Portal 2 gameplay featuring the Repulsion Gel. At 1:12, you will hear the Gel’s relation to the background music.

I'm a big fan of game music. A really big fan.

By Logic & Trick

As in, that’s pretty much the only music I listen to. So when I play a game, the music is pretty important to me. But it’s not just because I’m constantly looking for new good game music to add into my playlist, but because it is one of the most important parts of setting the mood in a game.

It isn’t exactly difficult to choose appropriate music for a particular scene in a game – you play dramatic music for action scenes, sad music for emotional scenes, ambient music for exploration areas, and so on. No, the hard part is getting that music absolutely perfect. So many games are forgettable simply because their music doesn’t have that extra bit of impact that it needed. I’m not just talking about the memorable tracks, but the ambient ones too – every piece of music needs to pull its weight when used in the game.

…Oh, the hell with this. Just watch the Extra Credits video on video game music. They can say everything I want to say in a far better way than I can.

…Finished it? Great. There’s nothing more I need to say about that then! I can get onto the really good stuff: the games, and their awesome music!

The Halo series is an enormously popular franchise on the Xbox. If you don’t know of it, why are you reading gaming blogs? Anyway, the theme was already mentioned in the EC video, but I’m going to mention it again, simply because it is really great, as is the rest of the Halo soundtrack. The entirety of Martin O’Donnell’s work on the series integrates extremely well into the game as a whole.

Here’s another great track from the Halo series.

What’s a list of game music without Phoenix Wright? I could write an article on the Ace Attorney series’ music alone, but you’d probably find that pretty boring. Needless to say, the series is packed full of awesome music. Deep breath…here we go! An interesting bit of trivia is that my username, Logic and Trick, is the name of a track from Phoenix Wright 1, composed by Masakazu Sugimori. PW1’s most notable track is Pursuit Cornered, which is also the most well-known track in the entire series. It’s joined by other great tracks like Cross Examination 2001 and The Steel Samurai, which is revisited in the second game in the Steel Samurai’s Ballad. PW2 is a bit of a black sheep in the series music-wise, merely being good, rather than great. However composer Akemi Kimura still deserves to be recognised for some really stand-out tracks such as Scars Carved by Fire. My favourite game is definitely PW3, and Noriyuke Iwadare did an excellent job composing the soundtrack. We have some fine examples of music in tracks like Cross Examination 2004, Pursuit Caught, The Bitter Taste of Truth, and the Ending Theme. I’ve embedded an excellent remix of the Pursuit Cornered theme for your listening pleasure.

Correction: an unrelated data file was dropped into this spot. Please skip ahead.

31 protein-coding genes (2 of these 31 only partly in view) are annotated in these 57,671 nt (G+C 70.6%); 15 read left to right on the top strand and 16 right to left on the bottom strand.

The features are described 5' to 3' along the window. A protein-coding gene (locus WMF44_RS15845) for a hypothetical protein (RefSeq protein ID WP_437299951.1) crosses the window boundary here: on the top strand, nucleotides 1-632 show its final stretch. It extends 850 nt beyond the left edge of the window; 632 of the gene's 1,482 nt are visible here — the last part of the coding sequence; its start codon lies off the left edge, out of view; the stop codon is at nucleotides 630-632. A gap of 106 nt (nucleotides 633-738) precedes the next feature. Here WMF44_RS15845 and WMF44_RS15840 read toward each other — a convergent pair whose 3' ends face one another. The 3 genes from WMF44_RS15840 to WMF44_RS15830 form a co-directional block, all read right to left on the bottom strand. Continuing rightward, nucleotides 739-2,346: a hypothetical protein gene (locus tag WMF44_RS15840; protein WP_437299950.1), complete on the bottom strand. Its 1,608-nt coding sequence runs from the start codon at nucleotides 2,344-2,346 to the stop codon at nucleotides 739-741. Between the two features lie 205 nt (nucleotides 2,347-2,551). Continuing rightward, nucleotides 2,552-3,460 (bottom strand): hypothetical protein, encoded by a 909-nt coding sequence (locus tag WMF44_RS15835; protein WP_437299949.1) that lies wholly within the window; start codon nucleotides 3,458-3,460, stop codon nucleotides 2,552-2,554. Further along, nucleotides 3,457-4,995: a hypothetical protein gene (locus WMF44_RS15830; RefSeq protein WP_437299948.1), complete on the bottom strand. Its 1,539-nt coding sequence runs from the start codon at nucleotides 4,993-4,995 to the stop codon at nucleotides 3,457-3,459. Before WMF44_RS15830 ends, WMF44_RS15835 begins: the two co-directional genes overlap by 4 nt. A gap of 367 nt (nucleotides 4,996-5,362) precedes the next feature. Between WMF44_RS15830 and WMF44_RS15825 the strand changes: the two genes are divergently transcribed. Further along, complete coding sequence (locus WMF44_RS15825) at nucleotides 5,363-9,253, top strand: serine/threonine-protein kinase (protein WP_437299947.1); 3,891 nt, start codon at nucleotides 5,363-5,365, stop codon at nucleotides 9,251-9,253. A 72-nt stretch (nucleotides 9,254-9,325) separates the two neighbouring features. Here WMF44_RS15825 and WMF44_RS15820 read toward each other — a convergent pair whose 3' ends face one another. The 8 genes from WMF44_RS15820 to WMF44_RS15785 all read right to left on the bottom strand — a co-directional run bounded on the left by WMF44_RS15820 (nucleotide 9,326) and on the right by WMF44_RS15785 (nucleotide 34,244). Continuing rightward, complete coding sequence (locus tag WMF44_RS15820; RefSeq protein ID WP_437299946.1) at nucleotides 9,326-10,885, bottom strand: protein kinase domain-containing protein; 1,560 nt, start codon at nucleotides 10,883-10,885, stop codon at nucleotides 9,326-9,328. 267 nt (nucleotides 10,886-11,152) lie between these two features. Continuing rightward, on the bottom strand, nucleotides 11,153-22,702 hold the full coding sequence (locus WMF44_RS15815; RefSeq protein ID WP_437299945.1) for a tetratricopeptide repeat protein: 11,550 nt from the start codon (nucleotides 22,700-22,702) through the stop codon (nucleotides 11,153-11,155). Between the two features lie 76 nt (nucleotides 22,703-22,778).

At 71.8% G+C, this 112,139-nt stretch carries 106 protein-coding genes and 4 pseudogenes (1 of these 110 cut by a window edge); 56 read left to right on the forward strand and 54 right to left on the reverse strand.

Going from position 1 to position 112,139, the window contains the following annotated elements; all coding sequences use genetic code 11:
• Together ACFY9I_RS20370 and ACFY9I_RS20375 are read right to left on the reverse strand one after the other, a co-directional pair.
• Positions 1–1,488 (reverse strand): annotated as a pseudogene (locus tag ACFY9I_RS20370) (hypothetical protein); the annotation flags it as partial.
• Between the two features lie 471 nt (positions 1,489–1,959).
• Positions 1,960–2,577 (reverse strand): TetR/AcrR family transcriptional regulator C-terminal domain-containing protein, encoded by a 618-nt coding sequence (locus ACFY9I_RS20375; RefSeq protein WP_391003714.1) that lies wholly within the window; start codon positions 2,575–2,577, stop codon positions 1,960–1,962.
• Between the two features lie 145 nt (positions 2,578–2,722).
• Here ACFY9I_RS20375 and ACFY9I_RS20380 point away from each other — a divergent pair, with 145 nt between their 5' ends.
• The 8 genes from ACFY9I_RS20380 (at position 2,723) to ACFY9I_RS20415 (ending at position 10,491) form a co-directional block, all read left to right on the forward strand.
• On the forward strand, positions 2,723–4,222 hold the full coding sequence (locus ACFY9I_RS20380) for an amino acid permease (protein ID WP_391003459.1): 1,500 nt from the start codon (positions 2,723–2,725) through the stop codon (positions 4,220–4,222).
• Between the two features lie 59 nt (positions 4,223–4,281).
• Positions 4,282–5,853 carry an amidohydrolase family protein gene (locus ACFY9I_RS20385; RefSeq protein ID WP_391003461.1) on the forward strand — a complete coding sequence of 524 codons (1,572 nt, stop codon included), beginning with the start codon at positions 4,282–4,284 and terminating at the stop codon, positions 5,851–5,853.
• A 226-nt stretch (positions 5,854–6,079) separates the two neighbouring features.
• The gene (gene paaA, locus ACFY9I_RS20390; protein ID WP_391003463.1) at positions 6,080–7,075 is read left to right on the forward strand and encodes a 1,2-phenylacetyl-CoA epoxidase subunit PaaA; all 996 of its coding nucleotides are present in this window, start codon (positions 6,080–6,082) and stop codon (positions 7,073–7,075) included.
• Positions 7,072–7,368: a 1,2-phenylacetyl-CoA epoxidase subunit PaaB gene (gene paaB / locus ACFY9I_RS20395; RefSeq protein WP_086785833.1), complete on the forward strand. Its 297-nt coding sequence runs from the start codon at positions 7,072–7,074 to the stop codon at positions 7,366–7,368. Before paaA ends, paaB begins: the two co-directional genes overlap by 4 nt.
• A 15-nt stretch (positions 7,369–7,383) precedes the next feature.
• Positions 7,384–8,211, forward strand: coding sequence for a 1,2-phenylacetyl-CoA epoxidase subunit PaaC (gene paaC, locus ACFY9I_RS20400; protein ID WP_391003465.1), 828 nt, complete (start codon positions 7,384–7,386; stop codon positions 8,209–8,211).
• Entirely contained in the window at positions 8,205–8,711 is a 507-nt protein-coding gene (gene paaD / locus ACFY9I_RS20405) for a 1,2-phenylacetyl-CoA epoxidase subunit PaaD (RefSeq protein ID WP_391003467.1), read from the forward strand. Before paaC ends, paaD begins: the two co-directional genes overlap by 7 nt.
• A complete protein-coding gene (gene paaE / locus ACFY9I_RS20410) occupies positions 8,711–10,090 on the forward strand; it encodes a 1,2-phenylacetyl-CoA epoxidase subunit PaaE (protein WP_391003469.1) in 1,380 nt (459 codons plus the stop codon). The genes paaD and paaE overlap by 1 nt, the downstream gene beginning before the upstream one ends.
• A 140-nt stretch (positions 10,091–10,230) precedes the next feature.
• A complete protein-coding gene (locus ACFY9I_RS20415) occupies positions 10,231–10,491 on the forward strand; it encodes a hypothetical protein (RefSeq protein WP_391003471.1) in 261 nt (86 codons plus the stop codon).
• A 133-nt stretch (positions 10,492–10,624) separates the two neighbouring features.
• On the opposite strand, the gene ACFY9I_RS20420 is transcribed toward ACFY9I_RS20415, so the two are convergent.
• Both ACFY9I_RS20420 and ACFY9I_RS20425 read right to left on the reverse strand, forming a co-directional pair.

Easily the best remix of any Ace Attorney track I’ve ever heard.

Danny Baranowsky did the soundtracks for both Super Meat Boy and The Binding of Isaac, among other games like Canabalt and Cave Story 3D. Kotaku has a good write up on some of this stuff, and I’ll embed one of my favourite tracks from Super Meat Boy.

I love this track; it’s action-packed and upbeat!

Anyway I could mention any of a hundred other games that have great music, but I better stop there. Oh, why the hell not. Metal Slug, VVVVVV, Ghost Trick, Final Fantasy XIII, Golden Sun, Myst III: Exile, Super Mario Galaxy, Anno 2070, Professor Layton, Deus Ex: Human Revolution, Chrono Trigger, Ace Combat: Assault Horizon, Mass Effect 2, Xenoblade, Advance Wars: Dual Strike, Mirror’s Edge, Unreal Tournament, The World Ends With You, Trauma Center, Alan Wake, Metro 2033….

Anyway, I’m sure you get the point. Go out there and start listening to game music!